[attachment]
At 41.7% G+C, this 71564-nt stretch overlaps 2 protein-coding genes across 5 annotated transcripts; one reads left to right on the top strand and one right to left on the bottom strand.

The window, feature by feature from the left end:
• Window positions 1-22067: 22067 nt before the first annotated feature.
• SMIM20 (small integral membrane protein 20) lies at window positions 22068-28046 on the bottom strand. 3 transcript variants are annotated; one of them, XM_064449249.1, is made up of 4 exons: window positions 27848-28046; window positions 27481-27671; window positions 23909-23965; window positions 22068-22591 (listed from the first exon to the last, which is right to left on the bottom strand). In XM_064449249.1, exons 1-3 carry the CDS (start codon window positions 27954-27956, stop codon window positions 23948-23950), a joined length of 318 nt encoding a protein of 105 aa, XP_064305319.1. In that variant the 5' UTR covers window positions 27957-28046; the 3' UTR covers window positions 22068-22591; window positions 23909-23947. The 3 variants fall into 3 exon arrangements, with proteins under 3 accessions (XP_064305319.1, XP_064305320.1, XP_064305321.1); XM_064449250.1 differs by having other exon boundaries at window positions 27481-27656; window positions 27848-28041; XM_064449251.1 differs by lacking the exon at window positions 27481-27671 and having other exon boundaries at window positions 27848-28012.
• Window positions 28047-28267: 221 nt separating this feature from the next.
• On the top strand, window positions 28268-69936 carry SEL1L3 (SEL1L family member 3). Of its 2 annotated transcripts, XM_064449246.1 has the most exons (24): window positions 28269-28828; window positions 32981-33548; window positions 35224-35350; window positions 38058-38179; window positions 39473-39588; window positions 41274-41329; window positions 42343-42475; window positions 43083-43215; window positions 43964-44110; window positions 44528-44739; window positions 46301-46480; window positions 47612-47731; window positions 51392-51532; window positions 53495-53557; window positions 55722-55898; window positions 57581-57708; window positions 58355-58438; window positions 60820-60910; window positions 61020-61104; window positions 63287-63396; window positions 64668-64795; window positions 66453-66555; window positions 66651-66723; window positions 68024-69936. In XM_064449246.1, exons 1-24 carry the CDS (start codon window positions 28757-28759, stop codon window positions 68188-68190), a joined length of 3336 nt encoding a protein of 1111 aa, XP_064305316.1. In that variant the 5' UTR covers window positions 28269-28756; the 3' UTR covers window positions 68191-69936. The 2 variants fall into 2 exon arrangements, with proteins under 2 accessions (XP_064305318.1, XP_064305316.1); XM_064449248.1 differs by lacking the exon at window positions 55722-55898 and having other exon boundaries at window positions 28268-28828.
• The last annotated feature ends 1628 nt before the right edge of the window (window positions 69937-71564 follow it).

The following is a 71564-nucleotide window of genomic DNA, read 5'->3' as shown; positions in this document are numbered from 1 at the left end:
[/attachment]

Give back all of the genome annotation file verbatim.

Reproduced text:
At 41.7% G+C, this 71564-nt stretch overlaps 2 protein-coding genes across 5 annotated transcripts; one reads left to right on the top strand and one right to left on the bottom strand.

The window, feature by feature from the left end:
• Window positions 1-22067: 22067 nt before the first annotated feature.
• SMIM20 (small integral membrane protein 20) lies at window positions 22068-28046 on the bottom strand. 3 transcript variants are annotated; one of them, XM_064449249.1, is made up of 4 exons: window positions 27848-28046; window positions 27481-27671; window positions 23909-23965; window positions 22068-22591 (listed from the first exon to the last, which is right to left on the bottom strand). In XM_064449249.1, exons 1-3 carry the CDS (start codon window positions 27954-27956, stop codon window positions 23948-23950), a joined length of 318 nt encoding a protein of 105 aa, XP_064305319.1. In that variant the 5' UTR covers window positions 27957-28046; the 3' UTR covers window positions 22068-22591; window positions 23909-23947. The 3 variants fall into 3 exon arrangements, with proteins under 3 accessions (XP_064305319.1, XP_064305320.1, XP_064305321.1); XM_064449250.1 differs by having other exon boundaries at window positions 27481-27656; window positions 27848-28041; XM_064449251.1 differs by lacking the exon at window positions 27481-27671 and having other exon boundaries at window positions 27848-28012.
• Window positions 28047-28267: 221 nt separating this feature from the next.
• On the top strand, window positions 28268-69936 carry SEL1L3 (SEL1L family member 3). Of its 2 annotated transcripts, XM_064449246.1 has the most exons (24): window positions 28269-28828; window positions 32981-33548; window positions 35224-35350; window positions 38058-38179; window positions 39473-39588; window positions 41274-41329; window positions 42343-42475; window positions 43083-43215; window positions 43964-44110; window positions 44528-44739; window positions 46301-46480; window positions 47612-47731; window positions 51392-51532; window positions 53495-53557; window positions 55722-55898; window positions 57581-57708; window positions 58355-58438; window positions 60820-60910; window positions 61020-61104; window positions 63287-63396; window positions 64668-64795; window positions 66453-66555; window positions 66651-66723; window positions 68024-69936. In XM_064449246.1, exons 1-24 carry the CDS (start codon window positions 28757-28759, stop codon window positions 68188-68190), a joined length of 3336 nt encoding a protein of 1111 aa, XP_064305316.1. In that variant the 5' UTR covers window positions 28269-28756; the 3' UTR covers window positions 68191-69936. The 2 variants fall into 2 exon arrangements, with proteins under 2 accessions (XP_064305318.1, XP_064305316.1); XM_064449248.1 differs by lacking the exon at window positions 55722-55898 and having other exon boundaries at window positions 28268-28828.
• The last annotated feature ends 1628 nt before the right edge of the window (window positions 69937-71564 follow it).

The following is a 71564-nucleotide window of genomic DNA, read 5'->3' as shown; positions in this document are numbered from 1 at the left end: